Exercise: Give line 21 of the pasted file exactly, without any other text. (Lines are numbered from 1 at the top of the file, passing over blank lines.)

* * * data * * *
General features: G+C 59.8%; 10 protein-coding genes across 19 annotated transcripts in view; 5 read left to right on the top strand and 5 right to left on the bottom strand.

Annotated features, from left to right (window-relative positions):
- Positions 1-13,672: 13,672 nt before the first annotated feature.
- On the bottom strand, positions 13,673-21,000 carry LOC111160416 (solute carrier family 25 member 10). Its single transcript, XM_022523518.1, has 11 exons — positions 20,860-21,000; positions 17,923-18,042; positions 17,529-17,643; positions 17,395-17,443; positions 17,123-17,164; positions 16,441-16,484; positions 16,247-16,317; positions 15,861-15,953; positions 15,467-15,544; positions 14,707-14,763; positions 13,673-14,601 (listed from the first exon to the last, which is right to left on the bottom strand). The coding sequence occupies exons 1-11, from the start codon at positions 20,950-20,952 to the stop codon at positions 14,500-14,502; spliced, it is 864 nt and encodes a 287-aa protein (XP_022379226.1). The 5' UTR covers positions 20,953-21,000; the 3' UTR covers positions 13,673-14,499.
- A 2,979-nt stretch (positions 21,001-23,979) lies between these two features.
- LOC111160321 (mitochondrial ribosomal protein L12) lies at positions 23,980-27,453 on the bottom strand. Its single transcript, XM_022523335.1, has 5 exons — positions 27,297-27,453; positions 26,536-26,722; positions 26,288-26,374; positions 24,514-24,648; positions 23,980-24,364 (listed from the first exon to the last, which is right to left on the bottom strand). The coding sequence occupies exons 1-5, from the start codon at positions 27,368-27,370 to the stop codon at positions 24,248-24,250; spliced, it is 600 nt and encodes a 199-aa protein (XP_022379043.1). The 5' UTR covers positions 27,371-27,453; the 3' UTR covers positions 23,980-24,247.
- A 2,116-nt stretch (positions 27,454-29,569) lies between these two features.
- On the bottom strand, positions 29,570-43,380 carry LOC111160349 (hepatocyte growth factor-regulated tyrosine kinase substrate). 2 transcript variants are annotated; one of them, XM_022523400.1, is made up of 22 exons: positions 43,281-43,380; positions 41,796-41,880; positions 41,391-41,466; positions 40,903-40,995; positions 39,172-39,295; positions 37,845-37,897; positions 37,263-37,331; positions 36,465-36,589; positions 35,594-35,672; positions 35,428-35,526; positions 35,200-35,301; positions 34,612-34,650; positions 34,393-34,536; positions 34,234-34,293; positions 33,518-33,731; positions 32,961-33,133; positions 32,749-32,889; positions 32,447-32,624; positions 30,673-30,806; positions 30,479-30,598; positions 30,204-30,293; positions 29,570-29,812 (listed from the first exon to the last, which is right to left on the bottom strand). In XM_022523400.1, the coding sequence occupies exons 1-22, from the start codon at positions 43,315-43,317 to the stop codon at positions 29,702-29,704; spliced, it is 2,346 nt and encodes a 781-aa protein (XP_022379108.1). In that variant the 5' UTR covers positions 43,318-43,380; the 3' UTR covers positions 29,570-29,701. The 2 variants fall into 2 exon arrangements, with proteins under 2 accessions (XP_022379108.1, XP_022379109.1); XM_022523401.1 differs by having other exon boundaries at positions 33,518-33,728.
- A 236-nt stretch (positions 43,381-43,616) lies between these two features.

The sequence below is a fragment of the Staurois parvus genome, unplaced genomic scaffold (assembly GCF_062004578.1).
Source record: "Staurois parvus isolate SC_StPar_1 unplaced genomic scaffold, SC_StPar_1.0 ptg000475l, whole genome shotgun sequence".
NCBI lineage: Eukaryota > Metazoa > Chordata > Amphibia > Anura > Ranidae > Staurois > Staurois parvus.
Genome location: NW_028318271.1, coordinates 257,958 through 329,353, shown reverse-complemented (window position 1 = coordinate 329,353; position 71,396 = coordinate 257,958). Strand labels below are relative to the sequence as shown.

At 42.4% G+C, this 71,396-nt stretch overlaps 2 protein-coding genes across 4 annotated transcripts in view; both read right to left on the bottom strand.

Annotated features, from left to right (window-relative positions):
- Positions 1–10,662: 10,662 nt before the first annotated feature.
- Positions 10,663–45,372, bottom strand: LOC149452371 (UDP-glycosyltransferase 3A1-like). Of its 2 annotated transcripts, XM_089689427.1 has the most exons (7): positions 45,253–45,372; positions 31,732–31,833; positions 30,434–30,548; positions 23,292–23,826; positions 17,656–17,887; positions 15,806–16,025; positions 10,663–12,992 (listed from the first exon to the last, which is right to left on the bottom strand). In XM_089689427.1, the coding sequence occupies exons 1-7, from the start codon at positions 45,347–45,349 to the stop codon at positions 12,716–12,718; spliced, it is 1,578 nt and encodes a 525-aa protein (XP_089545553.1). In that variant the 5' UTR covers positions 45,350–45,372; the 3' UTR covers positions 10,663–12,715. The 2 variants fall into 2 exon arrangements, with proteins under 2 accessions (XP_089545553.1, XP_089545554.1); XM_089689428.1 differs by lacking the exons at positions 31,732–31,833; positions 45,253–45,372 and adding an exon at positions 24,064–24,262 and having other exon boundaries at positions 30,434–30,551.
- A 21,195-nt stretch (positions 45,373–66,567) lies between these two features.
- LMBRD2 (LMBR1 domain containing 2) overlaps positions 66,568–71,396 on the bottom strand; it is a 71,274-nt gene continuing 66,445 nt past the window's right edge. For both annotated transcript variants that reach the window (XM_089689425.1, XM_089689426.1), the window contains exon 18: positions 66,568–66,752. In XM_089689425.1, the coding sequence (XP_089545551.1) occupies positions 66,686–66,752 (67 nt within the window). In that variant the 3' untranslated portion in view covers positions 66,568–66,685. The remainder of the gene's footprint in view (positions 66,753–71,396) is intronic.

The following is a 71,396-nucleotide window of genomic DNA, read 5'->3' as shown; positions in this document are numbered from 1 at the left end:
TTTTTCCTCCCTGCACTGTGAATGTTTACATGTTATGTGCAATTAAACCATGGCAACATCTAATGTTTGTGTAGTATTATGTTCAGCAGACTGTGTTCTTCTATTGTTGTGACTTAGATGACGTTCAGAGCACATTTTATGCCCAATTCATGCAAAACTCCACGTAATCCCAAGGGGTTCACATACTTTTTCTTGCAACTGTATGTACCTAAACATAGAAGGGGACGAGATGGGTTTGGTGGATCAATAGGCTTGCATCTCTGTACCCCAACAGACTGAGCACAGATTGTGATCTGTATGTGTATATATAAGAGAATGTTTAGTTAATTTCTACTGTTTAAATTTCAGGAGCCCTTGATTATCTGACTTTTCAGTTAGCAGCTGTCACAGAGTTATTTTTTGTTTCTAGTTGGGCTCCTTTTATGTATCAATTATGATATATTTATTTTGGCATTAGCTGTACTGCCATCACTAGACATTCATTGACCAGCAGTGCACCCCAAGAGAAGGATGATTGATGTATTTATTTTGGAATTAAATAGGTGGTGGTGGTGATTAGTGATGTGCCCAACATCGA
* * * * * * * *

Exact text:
TTTTTCCTCCCTGCACTGTGAATGTTTACATGTTATGTGCAATTAAACCATGGCAACATCTAATGTTTGTGTAGTATTATGTTCAGCAGACTGTGTTCTTCTATTGTTGTGACTTAGATGACGTTCAGAGCACATTTTATGCCCAATTCATGCAAAACTCCACGTAATCCCAAGGGGTTCACATACTTTTTCTTGCAACTGTATGTACCTAAACATAGAAGGGGACGAGATGGGTTTGGTGGATCAATAGGCTTGCATCTCTGTACCCCAACAGACTGAGCACAGATTGTGATCTGTATGTGTATATATAAGAGAATGTTTAGTTAATTTCTACTGTTTAAATTTCAGGAGCCCTTGATTATCTGACTTTTCAGTTAGCAGCTGTCACAGAGTTATTTTTTGTTTCTAGTTGGGCTCCTTTTATGTATCAATTATGATATATTTATTTTGGCATTAGCTGTACTGCCATCACTAGACATTCATTGACCAGCAGTGCACCCCAAGAGAAGGATGATTGATGTATTTATTTTGGAATTAAATAGGTGGTGGTGGTGATTAGTGATGTGCCCAACATCGA